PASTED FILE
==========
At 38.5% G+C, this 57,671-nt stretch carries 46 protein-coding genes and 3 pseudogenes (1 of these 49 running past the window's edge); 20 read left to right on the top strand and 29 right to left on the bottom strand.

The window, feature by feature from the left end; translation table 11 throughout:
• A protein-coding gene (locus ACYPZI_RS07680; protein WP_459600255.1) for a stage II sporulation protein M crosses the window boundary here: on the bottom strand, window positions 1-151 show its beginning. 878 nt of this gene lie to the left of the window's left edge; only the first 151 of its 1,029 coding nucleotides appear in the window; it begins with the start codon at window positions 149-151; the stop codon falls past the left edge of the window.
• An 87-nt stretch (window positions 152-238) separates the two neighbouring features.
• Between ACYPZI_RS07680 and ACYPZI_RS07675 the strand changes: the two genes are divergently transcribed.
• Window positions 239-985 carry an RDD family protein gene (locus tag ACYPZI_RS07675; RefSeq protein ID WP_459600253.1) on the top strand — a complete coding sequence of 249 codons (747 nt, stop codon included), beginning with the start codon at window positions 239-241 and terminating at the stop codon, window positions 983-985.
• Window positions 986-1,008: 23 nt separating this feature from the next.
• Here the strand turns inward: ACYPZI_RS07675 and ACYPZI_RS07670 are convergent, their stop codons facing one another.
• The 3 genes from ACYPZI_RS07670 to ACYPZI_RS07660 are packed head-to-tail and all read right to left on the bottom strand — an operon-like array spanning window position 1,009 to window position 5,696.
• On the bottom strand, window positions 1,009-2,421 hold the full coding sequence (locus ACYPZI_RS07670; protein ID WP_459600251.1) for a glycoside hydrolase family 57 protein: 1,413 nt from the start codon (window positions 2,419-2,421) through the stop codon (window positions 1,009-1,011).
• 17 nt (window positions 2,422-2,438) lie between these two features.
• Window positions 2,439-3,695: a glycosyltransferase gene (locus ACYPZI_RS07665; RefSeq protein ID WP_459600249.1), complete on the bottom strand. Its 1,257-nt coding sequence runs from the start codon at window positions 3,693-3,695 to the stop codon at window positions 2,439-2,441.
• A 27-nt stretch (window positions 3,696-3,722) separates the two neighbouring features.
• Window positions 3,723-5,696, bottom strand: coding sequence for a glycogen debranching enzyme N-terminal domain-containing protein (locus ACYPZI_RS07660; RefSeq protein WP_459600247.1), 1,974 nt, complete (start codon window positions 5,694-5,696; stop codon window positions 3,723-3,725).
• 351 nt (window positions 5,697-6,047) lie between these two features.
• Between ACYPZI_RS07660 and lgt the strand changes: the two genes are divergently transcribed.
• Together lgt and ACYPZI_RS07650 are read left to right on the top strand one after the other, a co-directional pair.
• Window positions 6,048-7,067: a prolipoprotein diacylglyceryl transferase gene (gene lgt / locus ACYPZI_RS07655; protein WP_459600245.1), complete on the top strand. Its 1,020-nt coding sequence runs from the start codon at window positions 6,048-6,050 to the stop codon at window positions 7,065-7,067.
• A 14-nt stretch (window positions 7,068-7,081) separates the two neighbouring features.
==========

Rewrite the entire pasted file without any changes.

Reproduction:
At 38.5% G+C, this 57,671-nt stretch carries 46 protein-coding genes and 3 pseudogenes (1 of these 49 running past the window's edge); 20 read left to right on the top strand and 29 right to left on the bottom strand.

The window, feature by feature from the left end; translation table 11 throughout:
• A protein-coding gene (locus ACYPZI_RS07680; protein WP_459600255.1) for a stage II sporulation protein M crosses the window boundary here: on the bottom strand, window positions 1-151 show its beginning. 878 nt of this gene lie to the left of the window's left edge; only the first 151 of its 1,029 coding nucleotides appear in the window; it begins with the start codon at window positions 149-151; the stop codon falls past the left edge of the window.
• An 87-nt stretch (window positions 152-238) separates the two neighbouring features.
• Between ACYPZI_RS07680 and ACYPZI_RS07675 the strand changes: the two genes are divergently transcribed.
• Window positions 239-985 carry an RDD family protein gene (locus tag ACYPZI_RS07675; RefSeq protein ID WP_459600253.1) on the top strand — a complete coding sequence of 249 codons (747 nt, stop codon included), beginning with the start codon at window positions 239-241 and terminating at the stop codon, window positions 983-985.
• Window positions 986-1,008: 23 nt separating this feature from the next.
• Here the strand turns inward: ACYPZI_RS07675 and ACYPZI_RS07670 are convergent, their stop codons facing one another.
• The 3 genes from ACYPZI_RS07670 to ACYPZI_RS07660 are packed head-to-tail and all read right to left on the bottom strand — an operon-like array spanning window position 1,009 to window position 5,696.
• On the bottom strand, window positions 1,009-2,421 hold the full coding sequence (locus ACYPZI_RS07670; protein ID WP_459600251.1) for a glycoside hydrolase family 57 protein: 1,413 nt from the start codon (window positions 2,419-2,421) through the stop codon (window positions 1,009-1,011).
• 17 nt (window positions 2,422-2,438) lie between these two features.
• Window positions 2,439-3,695: a glycosyltransferase gene (locus ACYPZI_RS07665; RefSeq protein ID WP_459600249.1), complete on the bottom strand. Its 1,257-nt coding sequence runs from the start codon at window positions 3,693-3,695 to the stop codon at window positions 2,439-2,441.
• A 27-nt stretch (window positions 3,696-3,722) separates the two neighbouring features.
• Window positions 3,723-5,696, bottom strand: coding sequence for a glycogen debranching enzyme N-terminal domain-containing protein (locus ACYPZI_RS07660; RefSeq protein WP_459600247.1), 1,974 nt, complete (start codon window positions 5,694-5,696; stop codon window positions 3,723-3,725).
• 351 nt (window positions 5,697-6,047) lie between these two features.
• Between ACYPZI_RS07660 and lgt the strand changes: the two genes are divergently transcribed.
• Together lgt and ACYPZI_RS07650 are read left to right on the top strand one after the other, a co-directional pair.
• Window positions 6,048-7,067: a prolipoprotein diacylglyceryl transferase gene (gene lgt / locus ACYPZI_RS07655; protein WP_459600245.1), complete on the top strand. Its 1,020-nt coding sequence runs from the start codon at window positions 6,048-6,050 to the stop codon at window positions 7,065-7,067.
• A 14-nt stretch (window positions 7,068-7,081) separates the two neighbouring features.